A mutation in the CLN5 gene has been identified in Golden Retrievers with NCL. CLN5 codes for a protein important for the function of other lysosomal enzymes. Golden Retrievers with this form of NCL are reported to develop neurologic signs at 15 months of age.

Citations

Gilliam et al 2015”

Linda
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post #3 of 127 (permalink) Old 01-16-2019, 02:26 PM
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The easiest way I found was to go to OFA.org and click on DNA tests and follow the links. The staff will send you a kit and instructions to collect the DNA using a cheek swab and barcoded card-the card with the sample applied to it goes to the U of Missouri for testing and the OFA report back to you. This came from Liz Hansen at the University of Missouri Animal Molecular Genetics Laboratory.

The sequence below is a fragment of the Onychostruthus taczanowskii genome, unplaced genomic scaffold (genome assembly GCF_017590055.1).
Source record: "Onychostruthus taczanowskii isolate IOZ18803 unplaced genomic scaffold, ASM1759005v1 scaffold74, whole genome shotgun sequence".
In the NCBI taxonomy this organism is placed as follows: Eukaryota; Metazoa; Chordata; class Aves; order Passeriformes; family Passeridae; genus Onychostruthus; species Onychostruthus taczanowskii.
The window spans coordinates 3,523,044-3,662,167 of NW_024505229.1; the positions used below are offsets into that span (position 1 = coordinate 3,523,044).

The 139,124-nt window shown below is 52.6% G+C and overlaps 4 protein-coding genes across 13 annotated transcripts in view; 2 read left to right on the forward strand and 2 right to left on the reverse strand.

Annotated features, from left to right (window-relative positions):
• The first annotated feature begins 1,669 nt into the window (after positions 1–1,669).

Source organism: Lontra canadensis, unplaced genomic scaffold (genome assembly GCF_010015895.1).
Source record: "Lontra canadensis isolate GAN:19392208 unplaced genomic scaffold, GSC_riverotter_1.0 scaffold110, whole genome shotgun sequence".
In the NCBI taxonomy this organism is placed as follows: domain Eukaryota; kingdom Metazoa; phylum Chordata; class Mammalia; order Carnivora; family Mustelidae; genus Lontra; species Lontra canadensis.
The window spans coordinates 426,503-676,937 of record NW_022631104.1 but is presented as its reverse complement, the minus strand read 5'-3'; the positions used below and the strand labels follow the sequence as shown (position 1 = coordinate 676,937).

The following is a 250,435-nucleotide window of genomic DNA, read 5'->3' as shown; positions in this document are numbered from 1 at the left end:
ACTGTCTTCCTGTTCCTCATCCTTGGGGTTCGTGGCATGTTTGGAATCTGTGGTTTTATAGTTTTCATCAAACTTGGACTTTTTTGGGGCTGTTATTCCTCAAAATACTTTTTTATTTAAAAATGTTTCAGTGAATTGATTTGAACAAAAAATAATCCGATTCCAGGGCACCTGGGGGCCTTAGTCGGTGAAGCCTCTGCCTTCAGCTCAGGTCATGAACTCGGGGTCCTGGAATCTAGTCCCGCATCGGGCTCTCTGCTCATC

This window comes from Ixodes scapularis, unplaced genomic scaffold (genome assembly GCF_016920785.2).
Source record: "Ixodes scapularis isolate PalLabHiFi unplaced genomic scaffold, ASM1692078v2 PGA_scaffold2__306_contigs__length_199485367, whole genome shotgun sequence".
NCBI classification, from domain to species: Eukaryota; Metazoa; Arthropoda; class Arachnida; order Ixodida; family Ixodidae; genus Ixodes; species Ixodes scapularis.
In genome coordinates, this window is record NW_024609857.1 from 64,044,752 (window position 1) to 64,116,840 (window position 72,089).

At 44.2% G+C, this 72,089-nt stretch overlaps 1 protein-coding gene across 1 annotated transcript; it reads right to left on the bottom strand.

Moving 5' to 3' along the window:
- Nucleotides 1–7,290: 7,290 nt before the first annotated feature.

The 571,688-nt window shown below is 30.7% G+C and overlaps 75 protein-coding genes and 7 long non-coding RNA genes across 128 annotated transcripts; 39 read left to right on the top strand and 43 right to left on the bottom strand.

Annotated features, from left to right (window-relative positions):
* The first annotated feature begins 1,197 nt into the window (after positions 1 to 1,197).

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post #4 of 127 (permalink) Old 01-16-2019, 03:14 PM Thread Starter
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Originally Posted by Edward Lee Nelson View Post
The easiest way I found was to go to OFA.org and click on DNA tests and follow the links. The staff will send you a kit and instructions to collect the DNA using a cheek swab and barcoded card-the card with the sample applied to it goes to the U of Missouri for testing and the OFA report back to you. This came from Liz Hansen at the University of Missouri Animal Molecular Genetics Laboratory.
That's great! I had heard that it required a blood sample.
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post #5 of 127 (permalink) Old 01-17-2019, 08:59 PM
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Link on the OFA website to order this test:


https://www.ofa.org/diseases/dna-tes...lipofuscinosis